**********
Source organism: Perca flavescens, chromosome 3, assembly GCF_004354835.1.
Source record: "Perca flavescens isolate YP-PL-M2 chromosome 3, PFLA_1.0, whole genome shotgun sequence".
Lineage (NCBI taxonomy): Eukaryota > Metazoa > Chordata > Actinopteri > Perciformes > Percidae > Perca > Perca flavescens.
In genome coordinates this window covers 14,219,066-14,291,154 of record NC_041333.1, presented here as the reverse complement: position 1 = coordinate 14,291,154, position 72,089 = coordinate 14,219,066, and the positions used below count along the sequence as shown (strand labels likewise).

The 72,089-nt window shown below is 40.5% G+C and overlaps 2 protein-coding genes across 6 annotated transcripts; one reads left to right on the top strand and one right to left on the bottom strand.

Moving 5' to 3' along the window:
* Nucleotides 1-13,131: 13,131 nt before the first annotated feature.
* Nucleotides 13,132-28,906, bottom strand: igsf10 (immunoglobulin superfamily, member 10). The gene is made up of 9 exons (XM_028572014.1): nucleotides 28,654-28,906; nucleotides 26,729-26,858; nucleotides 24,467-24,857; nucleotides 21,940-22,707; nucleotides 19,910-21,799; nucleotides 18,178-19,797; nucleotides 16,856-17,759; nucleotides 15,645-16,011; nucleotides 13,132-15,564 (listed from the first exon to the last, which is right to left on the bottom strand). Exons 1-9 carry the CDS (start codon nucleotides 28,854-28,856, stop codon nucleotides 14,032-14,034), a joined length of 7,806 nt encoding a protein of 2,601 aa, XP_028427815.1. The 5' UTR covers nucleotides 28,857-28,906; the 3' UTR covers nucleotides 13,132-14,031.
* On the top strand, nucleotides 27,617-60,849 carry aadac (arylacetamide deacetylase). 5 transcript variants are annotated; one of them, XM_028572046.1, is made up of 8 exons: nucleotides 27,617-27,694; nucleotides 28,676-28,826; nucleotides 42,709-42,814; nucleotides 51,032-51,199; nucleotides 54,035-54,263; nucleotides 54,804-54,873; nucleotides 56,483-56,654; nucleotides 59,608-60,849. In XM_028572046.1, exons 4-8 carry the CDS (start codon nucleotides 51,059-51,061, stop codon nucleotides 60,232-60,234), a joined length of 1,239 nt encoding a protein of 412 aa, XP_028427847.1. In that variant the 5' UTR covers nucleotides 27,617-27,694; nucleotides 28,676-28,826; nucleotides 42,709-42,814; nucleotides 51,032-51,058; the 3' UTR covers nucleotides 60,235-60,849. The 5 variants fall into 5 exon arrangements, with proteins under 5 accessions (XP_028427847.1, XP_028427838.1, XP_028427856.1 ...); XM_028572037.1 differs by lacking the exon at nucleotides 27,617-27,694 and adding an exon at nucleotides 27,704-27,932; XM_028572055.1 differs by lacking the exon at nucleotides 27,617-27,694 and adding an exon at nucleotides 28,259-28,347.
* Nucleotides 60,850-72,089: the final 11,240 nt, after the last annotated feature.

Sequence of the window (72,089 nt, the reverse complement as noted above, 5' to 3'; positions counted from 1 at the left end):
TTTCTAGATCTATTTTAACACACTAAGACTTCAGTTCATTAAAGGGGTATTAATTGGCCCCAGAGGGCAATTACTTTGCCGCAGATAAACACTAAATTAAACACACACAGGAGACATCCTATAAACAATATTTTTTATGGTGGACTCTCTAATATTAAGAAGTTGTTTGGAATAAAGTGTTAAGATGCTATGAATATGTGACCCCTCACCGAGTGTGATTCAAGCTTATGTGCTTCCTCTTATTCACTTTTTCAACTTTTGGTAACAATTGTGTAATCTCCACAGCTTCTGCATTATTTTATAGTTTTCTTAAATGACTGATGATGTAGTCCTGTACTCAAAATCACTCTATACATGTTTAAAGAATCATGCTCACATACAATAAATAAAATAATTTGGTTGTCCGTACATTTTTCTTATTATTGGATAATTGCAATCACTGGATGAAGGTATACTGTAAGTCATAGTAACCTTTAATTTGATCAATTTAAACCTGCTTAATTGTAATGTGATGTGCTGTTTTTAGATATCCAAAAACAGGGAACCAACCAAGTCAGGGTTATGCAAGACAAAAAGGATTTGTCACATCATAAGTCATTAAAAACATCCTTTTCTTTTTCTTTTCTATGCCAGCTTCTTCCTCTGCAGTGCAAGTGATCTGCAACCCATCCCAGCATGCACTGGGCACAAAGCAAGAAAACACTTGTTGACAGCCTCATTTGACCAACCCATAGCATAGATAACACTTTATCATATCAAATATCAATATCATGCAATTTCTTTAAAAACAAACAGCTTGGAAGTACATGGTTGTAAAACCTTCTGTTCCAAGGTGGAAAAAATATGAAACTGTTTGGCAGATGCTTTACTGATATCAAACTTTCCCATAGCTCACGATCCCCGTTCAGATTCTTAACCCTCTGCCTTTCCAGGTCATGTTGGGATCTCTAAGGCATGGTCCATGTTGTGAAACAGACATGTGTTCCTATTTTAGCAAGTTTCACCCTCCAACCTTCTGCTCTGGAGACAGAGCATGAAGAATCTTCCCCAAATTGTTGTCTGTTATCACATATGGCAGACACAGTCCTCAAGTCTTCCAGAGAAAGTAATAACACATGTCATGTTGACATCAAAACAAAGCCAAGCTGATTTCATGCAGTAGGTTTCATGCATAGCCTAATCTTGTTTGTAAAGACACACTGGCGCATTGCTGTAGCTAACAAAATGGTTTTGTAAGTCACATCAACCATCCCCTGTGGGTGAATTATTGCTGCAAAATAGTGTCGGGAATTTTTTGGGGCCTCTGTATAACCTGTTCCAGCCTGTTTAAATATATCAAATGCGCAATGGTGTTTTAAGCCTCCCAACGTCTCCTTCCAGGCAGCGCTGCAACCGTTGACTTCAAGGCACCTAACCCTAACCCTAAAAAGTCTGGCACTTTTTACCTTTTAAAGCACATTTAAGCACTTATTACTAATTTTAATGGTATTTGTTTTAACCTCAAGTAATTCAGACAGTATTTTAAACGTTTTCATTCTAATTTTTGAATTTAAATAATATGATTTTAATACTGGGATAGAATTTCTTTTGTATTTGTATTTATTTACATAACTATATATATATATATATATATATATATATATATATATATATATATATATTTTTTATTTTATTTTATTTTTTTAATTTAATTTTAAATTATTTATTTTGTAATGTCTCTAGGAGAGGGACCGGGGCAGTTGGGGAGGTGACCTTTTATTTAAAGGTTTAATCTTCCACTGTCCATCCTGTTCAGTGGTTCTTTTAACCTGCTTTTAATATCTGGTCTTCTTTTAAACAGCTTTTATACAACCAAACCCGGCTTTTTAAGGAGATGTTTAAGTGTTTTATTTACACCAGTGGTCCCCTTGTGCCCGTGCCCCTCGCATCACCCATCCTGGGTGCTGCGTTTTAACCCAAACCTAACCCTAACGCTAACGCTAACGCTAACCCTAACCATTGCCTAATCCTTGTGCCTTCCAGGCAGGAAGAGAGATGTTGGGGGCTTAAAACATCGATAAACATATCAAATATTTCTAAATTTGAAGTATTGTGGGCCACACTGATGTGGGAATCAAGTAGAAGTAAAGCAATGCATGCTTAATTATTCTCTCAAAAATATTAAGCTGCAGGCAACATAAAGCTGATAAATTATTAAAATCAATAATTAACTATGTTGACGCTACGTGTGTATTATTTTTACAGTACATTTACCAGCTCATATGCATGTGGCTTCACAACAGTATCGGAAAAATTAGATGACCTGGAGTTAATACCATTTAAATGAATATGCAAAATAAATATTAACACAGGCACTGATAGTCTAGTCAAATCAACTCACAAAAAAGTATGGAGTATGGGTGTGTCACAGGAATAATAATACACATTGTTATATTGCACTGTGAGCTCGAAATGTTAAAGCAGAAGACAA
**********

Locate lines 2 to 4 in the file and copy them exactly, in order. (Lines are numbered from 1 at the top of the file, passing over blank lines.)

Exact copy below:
Source record: "Perca flavescens isolate YP-PL-M2 chromosome 3, PFLA_1.0, whole genome shotgun sequence".
Lineage (NCBI taxonomy): Eukaryota > Metazoa > Chordata > Actinopteri > Perciformes > Percidae > Perca > Perca flavescens.
In genome coordinates this window covers 14,219,066-14,291,154 of record NC_041333.1, presented here as the reverse complement: position 1 = coordinate 14,291,154, position 72,089 = coordinate 14,219,066, and the positions used below count along the sequence as shown (strand labels likewise).